The Thing About Pam, which hits Paramount+ from 21 July, is a real-life slice of small-town Americana, drenched in murder most horrid.
Based on an NBC podcast of the same name, this murder mystery hinges on Renee Zellweger and her portrayal of Pam Hupp – a close friend, personal confidant and caregiver to the murder victim Betsy Faria (Katy Mixon), who not only proves proficient in perpetually pulling strings for her own benefit, but in the hands of Zellweger, makes this show compulsive viewing.
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Found dead in her kitchen one Christmas by husband Russ (Glenn Fleshler), Betsy had a steak knife in her neck and more than 50 stab wounds elsewhere on her body. Despite a cast iron alibi and eye witnesses to corroborate his story, Russ Faria was soon arrested and brought in for questioning.
Executive produced by Jason Blum, with Jenny Klein (The Witcher) on board as showrunner, The Thing About Pam is elevated by perfectly balanced character moments and a conniving central turn. One which allows Zellweger to disappear inside the mind of a woman who makes lying look easy.
Making sure to mix meta moments with more grounded dramatic digressions, The Thing About Pam unpacks its plot with care. It keeps audiences complicit by using real-life Dateline NBC narrator Keith Morrison for exposition, something which not only gives this show a Lemony Snicket edge of surrealism, but tonally recalls The Burbs - an underrated Joe Dante comedy featuring Tom Hanks.
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With beady eyes and a Big Gulp slushie straw always being sucked on, this seemingly harmless housewife calculates every consonant with consideration. Painting the reality of Betsy’s murder to satisfy her own narrative at every turn, while throwing others under the bus. It's a facet of her persona which Zellweger consistently nails, allowing her to keep audiences on side by walking a thin line between self-interest and self-delusion.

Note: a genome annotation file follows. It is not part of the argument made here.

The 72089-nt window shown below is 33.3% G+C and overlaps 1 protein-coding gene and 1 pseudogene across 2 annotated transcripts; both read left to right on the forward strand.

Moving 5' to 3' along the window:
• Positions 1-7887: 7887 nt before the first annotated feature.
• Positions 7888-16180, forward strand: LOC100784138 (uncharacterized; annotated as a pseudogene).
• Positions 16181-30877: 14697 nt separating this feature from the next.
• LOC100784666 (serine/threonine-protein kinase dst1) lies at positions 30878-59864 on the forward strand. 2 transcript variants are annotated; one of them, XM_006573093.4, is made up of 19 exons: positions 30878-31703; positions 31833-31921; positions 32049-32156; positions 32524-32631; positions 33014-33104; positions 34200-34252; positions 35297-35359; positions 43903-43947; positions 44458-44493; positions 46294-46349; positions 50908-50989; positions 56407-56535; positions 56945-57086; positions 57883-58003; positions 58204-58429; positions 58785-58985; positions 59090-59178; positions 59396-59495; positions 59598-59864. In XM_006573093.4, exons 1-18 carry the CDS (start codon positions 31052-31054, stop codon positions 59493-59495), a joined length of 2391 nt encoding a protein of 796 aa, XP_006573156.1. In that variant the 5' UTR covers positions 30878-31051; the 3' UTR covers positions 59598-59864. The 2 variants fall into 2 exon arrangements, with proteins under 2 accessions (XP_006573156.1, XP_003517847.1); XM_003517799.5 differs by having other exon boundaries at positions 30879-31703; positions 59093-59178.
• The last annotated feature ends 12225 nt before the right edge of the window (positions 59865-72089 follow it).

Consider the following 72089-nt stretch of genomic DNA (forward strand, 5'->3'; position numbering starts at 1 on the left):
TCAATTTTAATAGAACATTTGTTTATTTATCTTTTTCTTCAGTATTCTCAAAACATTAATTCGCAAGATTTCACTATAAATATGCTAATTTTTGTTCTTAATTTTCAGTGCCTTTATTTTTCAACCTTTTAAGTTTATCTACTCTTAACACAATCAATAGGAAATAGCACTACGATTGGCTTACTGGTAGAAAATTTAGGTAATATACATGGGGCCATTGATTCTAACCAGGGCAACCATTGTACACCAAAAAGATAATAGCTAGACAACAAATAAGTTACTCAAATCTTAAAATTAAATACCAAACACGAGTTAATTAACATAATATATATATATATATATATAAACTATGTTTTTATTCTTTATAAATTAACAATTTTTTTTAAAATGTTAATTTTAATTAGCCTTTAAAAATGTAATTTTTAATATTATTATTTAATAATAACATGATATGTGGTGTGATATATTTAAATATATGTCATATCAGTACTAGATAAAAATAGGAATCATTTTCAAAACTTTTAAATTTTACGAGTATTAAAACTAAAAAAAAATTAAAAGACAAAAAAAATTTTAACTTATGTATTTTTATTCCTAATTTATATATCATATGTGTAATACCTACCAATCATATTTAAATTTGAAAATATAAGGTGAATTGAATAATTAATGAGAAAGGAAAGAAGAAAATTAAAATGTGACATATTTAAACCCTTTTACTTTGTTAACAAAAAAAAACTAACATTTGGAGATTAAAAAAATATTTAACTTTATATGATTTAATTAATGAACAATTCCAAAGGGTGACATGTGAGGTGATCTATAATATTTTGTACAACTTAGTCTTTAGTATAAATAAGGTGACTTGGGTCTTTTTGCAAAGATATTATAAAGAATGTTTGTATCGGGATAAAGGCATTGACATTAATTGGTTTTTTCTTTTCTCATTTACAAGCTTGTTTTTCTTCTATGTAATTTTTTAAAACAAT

Pam is convinced she knows best and as the lies stack up under questioning, audiences would be wise to stick around and watch it unravel. Not only when she is being coached by prosecuting DA Leah Askey (Judy Greer), but on the stand up against lawyer for the defence Joel Schwartz (Josh Duhamel), where initially she might appear to hold all the cards. A realisation early on, which morphs this small-town melodrama into something else entirely.
At the heart of this true crime piece is a story about ambition, which offers even calculating killers like Pam Hupp some semblance of humanity, giving this series more backbone in the process and moving it away from the exploitation origins which those opening credits might imply. That it also continues to embrace meta moments, where fact and fiction merge also make this much more than a glorified courtroom melodrama.
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Flashbacks also feature Pam as a young woman (Emily Topper), if only to explain where this small-town Demogorgon first found her calling, but they also go some way to explaining how ambitions can get undermined. In this case, that would make Pam the product of an overbearing mother (Celia Weston) who offers her no support, leaving her to grow embittered, calculating and resentful of happiness in others.
However, these instances only serve to add more depth to a character who is ultimately fascinating, irrespective of what her motives might have been to begin with. For audiences, The Thing About Pam is as much about her journey, as it is about that final destination. Between Zellweger, Greer and Duhamel there is also an intriguing clash of ideologies in character, which in the case of Pam and Leah is far from selfless.
Once the groundwork of circumstance, motive and opportunity is laid out, The Thing About Pam focuses on character. Unpacking intention and dissecting agendas through a series of exchanges spread across many years. Much of the pleasure to be had from this show occurs in those latter stages, as every lie Pam has told comes back to haunt her. In that moment tables are turned; home truths are shared and the control she craves starts slipping away.
Whether audiences will last the distance with this show, depends very much upon their love of true crime dramas. There is no doubt that this slice of original entertainment has a solid ensemble, from which Duhamel and Greer stand out, but Zellweger is the clincher. There is no doubt her portrayal of Pam Hupp, which quietly dominates throughout will get people talking. Cunning, coercive, and cold-bloodedly coddling - she makes Rosemary West look well adjusted.
Think of it like Mindhunter with more meta moments and a better bedside manner.
The Thing About Pam is streaming now on Paramount+.
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